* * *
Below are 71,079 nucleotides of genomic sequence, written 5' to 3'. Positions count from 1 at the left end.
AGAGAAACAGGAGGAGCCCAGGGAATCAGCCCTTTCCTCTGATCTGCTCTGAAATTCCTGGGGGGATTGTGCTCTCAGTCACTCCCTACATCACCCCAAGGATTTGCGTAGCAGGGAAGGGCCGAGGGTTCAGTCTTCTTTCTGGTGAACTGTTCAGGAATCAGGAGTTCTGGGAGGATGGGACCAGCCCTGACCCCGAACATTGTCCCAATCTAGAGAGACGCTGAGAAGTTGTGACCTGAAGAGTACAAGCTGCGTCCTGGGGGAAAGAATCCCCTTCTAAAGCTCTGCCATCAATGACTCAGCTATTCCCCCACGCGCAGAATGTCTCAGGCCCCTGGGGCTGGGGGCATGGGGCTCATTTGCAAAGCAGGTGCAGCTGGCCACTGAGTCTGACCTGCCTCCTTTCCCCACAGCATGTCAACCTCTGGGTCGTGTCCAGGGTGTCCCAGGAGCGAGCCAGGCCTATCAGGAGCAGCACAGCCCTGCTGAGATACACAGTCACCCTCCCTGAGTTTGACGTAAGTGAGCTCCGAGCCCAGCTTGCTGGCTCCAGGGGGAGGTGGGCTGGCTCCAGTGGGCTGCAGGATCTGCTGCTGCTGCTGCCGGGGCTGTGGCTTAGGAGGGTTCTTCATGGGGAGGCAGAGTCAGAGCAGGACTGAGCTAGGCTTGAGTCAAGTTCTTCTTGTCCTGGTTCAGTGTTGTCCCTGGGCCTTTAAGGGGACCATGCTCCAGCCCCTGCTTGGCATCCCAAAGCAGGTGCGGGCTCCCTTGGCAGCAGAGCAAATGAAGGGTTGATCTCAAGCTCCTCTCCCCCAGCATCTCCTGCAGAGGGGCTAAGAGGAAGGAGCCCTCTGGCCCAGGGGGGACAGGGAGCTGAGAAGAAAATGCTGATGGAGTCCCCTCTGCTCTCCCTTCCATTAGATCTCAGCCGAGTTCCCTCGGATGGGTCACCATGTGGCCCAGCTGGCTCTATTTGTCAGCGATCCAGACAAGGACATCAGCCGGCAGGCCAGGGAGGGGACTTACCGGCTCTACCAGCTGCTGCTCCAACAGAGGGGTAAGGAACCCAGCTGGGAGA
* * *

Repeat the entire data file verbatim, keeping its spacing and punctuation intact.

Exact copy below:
Below are 71,079 nucleotides of genomic sequence, written 5' to 3'. Positions count from 1 at the left end.
AGAGAAACAGGAGGAGCCCAGGGAATCAGCCCTTTCCTCTGATCTGCTCTGAAATTCCTGGGGGGATTGTGCTCTCAGTCACTCCCTACATCACCCCAAGGATTTGCGTAGCAGGGAAGGGCCGAGGGTTCAGTCTTCTTTCTGGTGAACTGTTCAGGAATCAGGAGTTCTGGGAGGATGGGACCAGCCCTGACCCCGAACATTGTCCCAATCTAGAGAGACGCTGAGAAGTTGTGACCTGAAGAGTACAAGCTGCGTCCTGGGGGAAAGAATCCCCTTCTAAAGCTCTGCCATCAATGACTCAGCTATTCCCCCACGCGCAGAATGTCTCAGGCCCCTGGGGCTGGGGGCATGGGGCTCATTTGCAAAGCAGGTGCAGCTGGCCACTGAGTCTGACCTGCCTCCTTTCCCCACAGCATGTCAACCTCTGGGTCGTGTCCAGGGTGTCCCAGGAGCGAGCCAGGCCTATCAGGAGCAGCACAGCCCTGCTGAGATACACAGTCACCCTCCCTGAGTTTGACGTAAGTGAGCTCCGAGCCCAGCTTGCTGGCTCCAGGGGGAGGTGGGCTGGCTCCAGTGGGCTGCAGGATCTGCTGCTGCTGCTGCCGGGGCTGTGGCTTAGGAGGGTTCTTCATGGGGAGGCAGAGTCAGAGCAGGACTGAGCTAGGCTTGAGTCAAGTTCTTCTTGTCCTGGTTCAGTGTTGTCCCTGGGCCTTTAAGGGGACCATGCTCCAGCCCCTGCTTGGCATCCCAAAGCAGGTGCGGGCTCCCTTGGCAGCAGAGCAAATGAAGGGTTGATCTCAAGCTCCTCTCCCCCAGCATCTCCTGCAGAGGGGCTAAGAGGAAGGAGCCCTCTGGCCCAGGGGGGACAGGGAGCTGAGAAGAAAATGCTGATGGAGTCCCCTCTGCTCTCCCTTCCATTAGATCTCAGCCGAGTTCCCTCGGATGGGTCACCATGTGGCCCAGCTGGCTCTATTTGTCAGCGATCCAGACAAGGACATCAGCCGGCAGGCCAGGGAGGGGACTTACCGGCTCTACCAGCTGCTGCTCCAACAGAGGGGTAAGGAACCCAGCTGGGAGA